Warren Baker said...

Rohrerbot,
There are many people who care, but unfortunately they are not generally in the positions that matter!

All we can do is keep giving our donations to the likes of the RSPB, who do fight on our behalf, but it is still an uphill struggle even for them :-(


Pete Woodruff said...

Interesting post as always Warren, but this time for much of it for all the wrong reasons.

All we can do is keep on making our protests and objections known, and hope those with a little 'power' behind them will listen and act upon what we say/ask.

ShySongbird said...

I have always found the sight of trees being felled very sad. They have stood for so long and yet arrogant humans bring them down with barely a thought about that or about the creatures which rely on them :-(

Lovely Jay photos Warren, it's ages since I saw one.

Joe said...

So sad to see the work getting underway. Not just from a wildlife habitat perspective, but the last thing people need to be doing now is cutting more trees down and releasing yet more CO2 into the atmosphere :(

I hope things will at least settle down on your patch quite quickly after the work has finished so you can at least enjoy what wildlife has stuck it out.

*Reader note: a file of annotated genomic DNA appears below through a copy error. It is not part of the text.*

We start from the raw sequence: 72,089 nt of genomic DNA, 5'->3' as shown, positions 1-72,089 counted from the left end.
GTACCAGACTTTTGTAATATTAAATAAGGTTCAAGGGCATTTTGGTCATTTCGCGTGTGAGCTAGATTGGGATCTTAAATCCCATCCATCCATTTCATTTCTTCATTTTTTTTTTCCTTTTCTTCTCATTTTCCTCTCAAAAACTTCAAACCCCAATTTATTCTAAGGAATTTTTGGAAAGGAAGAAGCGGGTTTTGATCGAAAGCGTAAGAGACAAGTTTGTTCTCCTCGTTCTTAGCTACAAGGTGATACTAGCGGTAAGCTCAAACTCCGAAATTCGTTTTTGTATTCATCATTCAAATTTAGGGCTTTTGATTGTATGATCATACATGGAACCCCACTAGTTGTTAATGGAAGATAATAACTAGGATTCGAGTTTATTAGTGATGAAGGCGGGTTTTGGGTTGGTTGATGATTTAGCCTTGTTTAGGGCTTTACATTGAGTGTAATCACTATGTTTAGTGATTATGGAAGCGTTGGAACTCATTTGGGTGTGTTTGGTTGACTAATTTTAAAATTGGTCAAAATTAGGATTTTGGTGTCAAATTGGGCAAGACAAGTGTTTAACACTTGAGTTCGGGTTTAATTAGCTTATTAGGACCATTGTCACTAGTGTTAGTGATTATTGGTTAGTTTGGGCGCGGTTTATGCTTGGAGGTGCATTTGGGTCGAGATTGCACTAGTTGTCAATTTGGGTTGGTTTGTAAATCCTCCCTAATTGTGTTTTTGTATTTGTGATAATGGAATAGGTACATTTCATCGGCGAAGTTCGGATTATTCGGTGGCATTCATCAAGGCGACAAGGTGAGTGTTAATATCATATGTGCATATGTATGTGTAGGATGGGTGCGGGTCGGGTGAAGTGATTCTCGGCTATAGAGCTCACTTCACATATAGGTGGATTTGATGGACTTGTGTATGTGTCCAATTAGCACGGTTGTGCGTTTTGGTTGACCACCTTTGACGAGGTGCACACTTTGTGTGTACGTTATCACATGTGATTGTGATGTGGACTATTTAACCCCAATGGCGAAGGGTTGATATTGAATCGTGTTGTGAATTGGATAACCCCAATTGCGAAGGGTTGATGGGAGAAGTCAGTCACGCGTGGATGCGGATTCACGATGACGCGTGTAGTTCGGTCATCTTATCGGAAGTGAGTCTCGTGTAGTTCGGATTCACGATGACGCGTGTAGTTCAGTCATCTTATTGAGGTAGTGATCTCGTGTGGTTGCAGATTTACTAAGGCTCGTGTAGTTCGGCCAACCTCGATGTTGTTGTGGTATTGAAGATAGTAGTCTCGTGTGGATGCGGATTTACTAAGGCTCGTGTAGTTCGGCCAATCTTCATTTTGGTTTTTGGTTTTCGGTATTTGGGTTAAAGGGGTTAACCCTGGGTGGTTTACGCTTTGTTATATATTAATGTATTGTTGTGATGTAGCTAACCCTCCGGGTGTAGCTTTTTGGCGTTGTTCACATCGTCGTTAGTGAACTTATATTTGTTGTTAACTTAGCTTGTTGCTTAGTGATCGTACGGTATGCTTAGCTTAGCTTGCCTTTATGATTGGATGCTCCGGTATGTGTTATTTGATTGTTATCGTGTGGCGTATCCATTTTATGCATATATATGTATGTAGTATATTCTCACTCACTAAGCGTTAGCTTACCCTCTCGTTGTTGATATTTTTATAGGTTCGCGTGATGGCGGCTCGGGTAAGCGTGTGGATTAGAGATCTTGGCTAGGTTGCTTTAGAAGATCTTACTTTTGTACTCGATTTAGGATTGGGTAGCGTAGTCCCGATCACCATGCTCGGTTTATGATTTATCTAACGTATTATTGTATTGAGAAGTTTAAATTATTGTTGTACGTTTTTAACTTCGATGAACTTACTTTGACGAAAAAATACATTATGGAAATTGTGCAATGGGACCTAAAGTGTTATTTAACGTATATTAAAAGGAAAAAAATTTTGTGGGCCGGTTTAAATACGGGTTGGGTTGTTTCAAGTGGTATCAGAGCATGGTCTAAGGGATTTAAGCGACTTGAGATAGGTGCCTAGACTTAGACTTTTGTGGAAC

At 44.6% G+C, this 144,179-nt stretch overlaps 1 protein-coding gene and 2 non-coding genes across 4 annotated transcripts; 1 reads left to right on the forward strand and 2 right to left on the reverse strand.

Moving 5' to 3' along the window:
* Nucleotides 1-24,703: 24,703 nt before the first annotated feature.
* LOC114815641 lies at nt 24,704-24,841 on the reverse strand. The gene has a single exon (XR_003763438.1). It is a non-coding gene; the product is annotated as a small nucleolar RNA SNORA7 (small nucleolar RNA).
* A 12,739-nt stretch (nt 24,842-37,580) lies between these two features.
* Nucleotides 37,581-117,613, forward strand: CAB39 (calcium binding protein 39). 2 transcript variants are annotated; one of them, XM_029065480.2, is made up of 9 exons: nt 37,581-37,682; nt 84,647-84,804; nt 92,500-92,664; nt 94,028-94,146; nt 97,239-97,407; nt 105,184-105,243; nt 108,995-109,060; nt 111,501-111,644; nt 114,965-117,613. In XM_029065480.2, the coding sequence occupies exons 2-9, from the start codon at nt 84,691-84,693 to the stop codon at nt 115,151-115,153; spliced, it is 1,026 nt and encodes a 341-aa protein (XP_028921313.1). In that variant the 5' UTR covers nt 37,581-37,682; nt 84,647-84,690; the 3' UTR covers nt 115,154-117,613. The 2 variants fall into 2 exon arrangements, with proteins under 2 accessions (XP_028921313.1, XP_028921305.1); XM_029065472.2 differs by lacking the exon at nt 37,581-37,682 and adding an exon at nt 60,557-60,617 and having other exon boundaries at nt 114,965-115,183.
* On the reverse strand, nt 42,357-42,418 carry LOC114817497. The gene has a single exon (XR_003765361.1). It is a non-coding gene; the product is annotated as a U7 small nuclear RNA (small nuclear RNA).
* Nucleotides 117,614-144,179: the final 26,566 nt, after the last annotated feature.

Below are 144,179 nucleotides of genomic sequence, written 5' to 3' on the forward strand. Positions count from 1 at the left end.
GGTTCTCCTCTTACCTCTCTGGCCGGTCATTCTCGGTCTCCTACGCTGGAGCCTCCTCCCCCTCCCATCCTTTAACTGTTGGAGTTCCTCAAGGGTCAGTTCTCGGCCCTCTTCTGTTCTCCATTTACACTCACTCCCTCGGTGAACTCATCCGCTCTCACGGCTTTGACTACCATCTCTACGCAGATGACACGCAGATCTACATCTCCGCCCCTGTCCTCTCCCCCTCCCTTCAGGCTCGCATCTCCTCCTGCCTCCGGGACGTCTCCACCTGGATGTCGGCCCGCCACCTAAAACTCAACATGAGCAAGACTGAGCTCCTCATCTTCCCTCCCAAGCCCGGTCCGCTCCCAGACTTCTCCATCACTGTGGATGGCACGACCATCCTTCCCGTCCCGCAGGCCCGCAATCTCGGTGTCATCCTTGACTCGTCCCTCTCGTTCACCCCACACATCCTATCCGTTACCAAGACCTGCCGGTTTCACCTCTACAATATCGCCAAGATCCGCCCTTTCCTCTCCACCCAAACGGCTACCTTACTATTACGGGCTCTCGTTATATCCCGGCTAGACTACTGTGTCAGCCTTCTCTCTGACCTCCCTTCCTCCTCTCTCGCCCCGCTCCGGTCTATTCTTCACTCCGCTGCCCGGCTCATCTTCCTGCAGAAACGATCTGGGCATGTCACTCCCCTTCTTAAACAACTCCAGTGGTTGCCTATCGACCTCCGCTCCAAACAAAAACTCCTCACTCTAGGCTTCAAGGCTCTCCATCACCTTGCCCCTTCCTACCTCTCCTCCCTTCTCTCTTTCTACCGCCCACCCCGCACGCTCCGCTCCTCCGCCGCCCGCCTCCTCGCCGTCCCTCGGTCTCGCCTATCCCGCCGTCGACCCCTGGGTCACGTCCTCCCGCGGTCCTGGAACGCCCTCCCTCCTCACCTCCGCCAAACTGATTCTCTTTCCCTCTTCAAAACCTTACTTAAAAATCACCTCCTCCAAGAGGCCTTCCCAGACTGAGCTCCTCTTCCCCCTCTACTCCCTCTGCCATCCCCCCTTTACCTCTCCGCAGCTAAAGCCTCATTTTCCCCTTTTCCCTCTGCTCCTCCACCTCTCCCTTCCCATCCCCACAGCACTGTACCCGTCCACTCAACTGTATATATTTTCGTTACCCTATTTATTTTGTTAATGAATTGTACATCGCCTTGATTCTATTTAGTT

Also, excellent Jay photos, getting any good photos in the light we've had lately is a big challenge

Jason K said...

I feel for you Warren with regards to the proposed development on your patch...with similar going through the motions at Shenstone (re. the travelling show people site on the paddock where I have recorded Ring Ouzel, SEO, Wheatear, Whinchat, Redstart, Merlin...amongst others)

Are their many people willing to object to the development on environmental grounds? or a most of the community in favour of the new school?

I know I have deliberated looking into finding a new patch due to a number of issues but I have decided to give it till 2017 (my tenth anniversary of doing Shenstone as a patch) and then re-asses what the situation is like.

I hope things pick up for you mate!

Chris said...

I see it's not only in my area that habitat is being destroyed. I used to see harlequin duck on one river in Reykjavík every year, arriving 19 of March, but they have started to extract gravel now, and the harlequin are found nowhere... Damn it.... Human stupidity..
Lovely goosander pictures, I had them by the hundreds in a fjord Iðm visiting twice a week but they are gone to breeding areas now ;-)

Warren Baker said...

This will be the last of the Goosander this winter Chris, well , probably :-)

Birderwolf said...


"They took all the trees, and put 'em in a tree museum / And charged the people a dollar and a half just to see 'em."

Warren Baker said...

About sums it up Birderwolf!

Stephen Mills said...

Sorry to see the loss of such an important piece of habitat on your patch. I had a similar experience on my patch last winter and was devastated by the loss of a derelict orchard which was a valuable part of my local environment.
You just can't stop greedy land owners!

Warren Baker said...

You're right Steve,
Greedy is the word for it :-(